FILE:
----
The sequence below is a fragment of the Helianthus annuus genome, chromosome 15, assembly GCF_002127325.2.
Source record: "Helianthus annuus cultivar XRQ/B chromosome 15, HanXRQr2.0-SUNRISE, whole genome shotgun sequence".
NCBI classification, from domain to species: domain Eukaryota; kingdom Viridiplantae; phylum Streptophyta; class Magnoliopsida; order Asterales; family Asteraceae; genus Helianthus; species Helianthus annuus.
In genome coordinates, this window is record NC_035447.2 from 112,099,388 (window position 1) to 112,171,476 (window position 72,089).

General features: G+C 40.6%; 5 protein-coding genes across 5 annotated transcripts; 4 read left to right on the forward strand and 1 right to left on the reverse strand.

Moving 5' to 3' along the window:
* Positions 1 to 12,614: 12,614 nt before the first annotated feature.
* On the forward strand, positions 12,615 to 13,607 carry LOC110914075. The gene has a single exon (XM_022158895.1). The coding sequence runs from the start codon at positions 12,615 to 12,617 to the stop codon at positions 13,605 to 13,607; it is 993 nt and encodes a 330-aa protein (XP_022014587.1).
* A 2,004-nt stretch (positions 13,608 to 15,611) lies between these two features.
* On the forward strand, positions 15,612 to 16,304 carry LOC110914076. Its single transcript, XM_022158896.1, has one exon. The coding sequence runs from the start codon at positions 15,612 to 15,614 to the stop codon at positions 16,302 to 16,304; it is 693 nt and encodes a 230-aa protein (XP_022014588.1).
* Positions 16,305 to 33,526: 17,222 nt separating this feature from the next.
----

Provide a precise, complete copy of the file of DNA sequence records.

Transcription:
The sequence below is a fragment of the Helianthus annuus genome, chromosome 15, assembly GCF_002127325.2.
Source record: "Helianthus annuus cultivar XRQ/B chromosome 15, HanXRQr2.0-SUNRISE, whole genome shotgun sequence".
NCBI classification, from domain to species: domain Eukaryota; kingdom Viridiplantae; phylum Streptophyta; class Magnoliopsida; order Asterales; family Asteraceae; genus Helianthus; species Helianthus annuus.
In genome coordinates, this window is record NC_035447.2 from 112,099,388 (window position 1) to 112,171,476 (window position 72,089).

General features: G+C 40.6%; 5 protein-coding genes across 5 annotated transcripts; 4 read left to right on the forward strand and 1 right to left on the reverse strand.

Moving 5' to 3' along the window:
* Positions 1 to 12,614: 12,614 nt before the first annotated feature.
* On the forward strand, positions 12,615 to 13,607 carry LOC110914075. The gene has a single exon (XM_022158895.1). The coding sequence runs from the start codon at positions 12,615 to 12,617 to the stop codon at positions 13,605 to 13,607; it is 993 nt and encodes a 330-aa protein (XP_022014587.1).
* A 2,004-nt stretch (positions 13,608 to 15,611) lies between these two features.
* On the forward strand, positions 15,612 to 16,304 carry LOC110914076. Its single transcript, XM_022158896.1, has one exon. The coding sequence runs from the start codon at positions 15,612 to 15,614 to the stop codon at positions 16,302 to 16,304; it is 693 nt and encodes a 230-aa protein (XP_022014588.1).
* Positions 16,305 to 33,526: 17,222 nt separating this feature from the next.